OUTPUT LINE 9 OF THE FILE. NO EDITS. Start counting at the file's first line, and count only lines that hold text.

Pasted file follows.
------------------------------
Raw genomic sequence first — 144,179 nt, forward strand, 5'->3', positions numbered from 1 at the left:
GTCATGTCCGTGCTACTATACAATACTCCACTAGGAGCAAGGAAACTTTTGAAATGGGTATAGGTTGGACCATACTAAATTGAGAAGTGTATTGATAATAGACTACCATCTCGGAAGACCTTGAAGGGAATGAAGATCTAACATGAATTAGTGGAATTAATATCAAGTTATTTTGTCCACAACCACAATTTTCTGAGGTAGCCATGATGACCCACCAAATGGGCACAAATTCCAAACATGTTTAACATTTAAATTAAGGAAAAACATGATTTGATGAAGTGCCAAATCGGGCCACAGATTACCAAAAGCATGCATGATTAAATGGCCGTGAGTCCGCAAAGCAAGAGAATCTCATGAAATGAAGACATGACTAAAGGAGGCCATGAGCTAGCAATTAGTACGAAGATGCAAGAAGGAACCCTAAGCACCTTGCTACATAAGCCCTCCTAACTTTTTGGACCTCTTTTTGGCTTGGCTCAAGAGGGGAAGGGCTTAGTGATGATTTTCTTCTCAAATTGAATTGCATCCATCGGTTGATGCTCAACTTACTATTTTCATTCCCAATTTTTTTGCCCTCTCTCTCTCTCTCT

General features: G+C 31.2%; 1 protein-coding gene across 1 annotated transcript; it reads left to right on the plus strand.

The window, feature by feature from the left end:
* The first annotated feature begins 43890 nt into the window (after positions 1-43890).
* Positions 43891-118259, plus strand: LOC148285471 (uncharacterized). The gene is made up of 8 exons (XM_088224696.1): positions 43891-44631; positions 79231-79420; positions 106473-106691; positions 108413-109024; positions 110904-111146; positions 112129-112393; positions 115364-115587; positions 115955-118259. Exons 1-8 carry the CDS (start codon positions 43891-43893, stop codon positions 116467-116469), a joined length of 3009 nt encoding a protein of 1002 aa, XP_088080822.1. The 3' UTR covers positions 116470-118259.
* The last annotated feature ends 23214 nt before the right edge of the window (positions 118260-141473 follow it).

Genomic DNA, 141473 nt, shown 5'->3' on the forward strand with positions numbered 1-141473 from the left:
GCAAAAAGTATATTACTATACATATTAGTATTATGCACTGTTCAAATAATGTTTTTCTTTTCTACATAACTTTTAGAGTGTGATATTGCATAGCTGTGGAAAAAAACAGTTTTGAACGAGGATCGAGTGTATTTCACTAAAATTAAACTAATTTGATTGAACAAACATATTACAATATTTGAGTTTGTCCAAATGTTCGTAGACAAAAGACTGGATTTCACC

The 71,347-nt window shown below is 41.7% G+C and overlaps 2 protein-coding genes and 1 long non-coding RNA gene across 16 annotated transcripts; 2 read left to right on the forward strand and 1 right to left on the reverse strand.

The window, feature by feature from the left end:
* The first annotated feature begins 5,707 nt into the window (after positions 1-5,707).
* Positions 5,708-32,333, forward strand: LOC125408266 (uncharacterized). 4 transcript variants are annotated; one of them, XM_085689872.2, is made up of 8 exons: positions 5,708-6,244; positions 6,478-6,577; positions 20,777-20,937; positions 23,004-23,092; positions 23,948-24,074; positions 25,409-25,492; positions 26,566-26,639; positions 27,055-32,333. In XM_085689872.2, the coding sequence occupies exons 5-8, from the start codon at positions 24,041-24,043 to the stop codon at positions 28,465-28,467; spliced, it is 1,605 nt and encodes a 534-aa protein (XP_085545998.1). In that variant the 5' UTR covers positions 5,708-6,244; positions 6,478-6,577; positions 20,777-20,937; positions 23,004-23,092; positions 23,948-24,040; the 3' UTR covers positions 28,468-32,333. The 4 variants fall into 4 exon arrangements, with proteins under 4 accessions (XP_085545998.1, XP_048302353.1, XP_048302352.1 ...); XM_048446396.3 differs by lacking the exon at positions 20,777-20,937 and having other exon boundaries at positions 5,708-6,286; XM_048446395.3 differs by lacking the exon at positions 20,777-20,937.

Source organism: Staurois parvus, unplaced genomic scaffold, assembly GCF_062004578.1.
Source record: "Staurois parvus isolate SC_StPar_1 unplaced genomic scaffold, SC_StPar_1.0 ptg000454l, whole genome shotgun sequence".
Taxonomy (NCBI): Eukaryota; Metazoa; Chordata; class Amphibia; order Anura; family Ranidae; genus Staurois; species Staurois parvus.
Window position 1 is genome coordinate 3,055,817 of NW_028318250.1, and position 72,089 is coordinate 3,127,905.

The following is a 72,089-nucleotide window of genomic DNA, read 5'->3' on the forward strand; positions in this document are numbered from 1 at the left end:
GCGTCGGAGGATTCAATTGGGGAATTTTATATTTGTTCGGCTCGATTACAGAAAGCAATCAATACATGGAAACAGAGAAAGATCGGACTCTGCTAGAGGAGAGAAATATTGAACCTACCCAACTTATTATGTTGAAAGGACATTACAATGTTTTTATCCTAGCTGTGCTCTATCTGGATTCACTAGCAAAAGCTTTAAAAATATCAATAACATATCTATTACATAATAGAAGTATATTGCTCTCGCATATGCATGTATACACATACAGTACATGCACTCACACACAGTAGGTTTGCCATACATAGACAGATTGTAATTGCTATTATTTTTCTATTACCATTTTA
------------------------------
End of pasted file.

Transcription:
GCAAAAAGTATATTACTATACATATTAGTATTATGCACTGTTCAAATAATGTTTTTCTTTTCTACATAACTTTTAGAGTGTGATATTGCATAGCTGTGGAAAAAAACAGTTTTGAACGAGGATCGAGTGTATTTCACTAAAATTAAACTAATTTGATTGAACAAACATATTACAATATTTGAGTTTGTCCAAATGTTCGTAGACAAAAGACTGGATTTCACC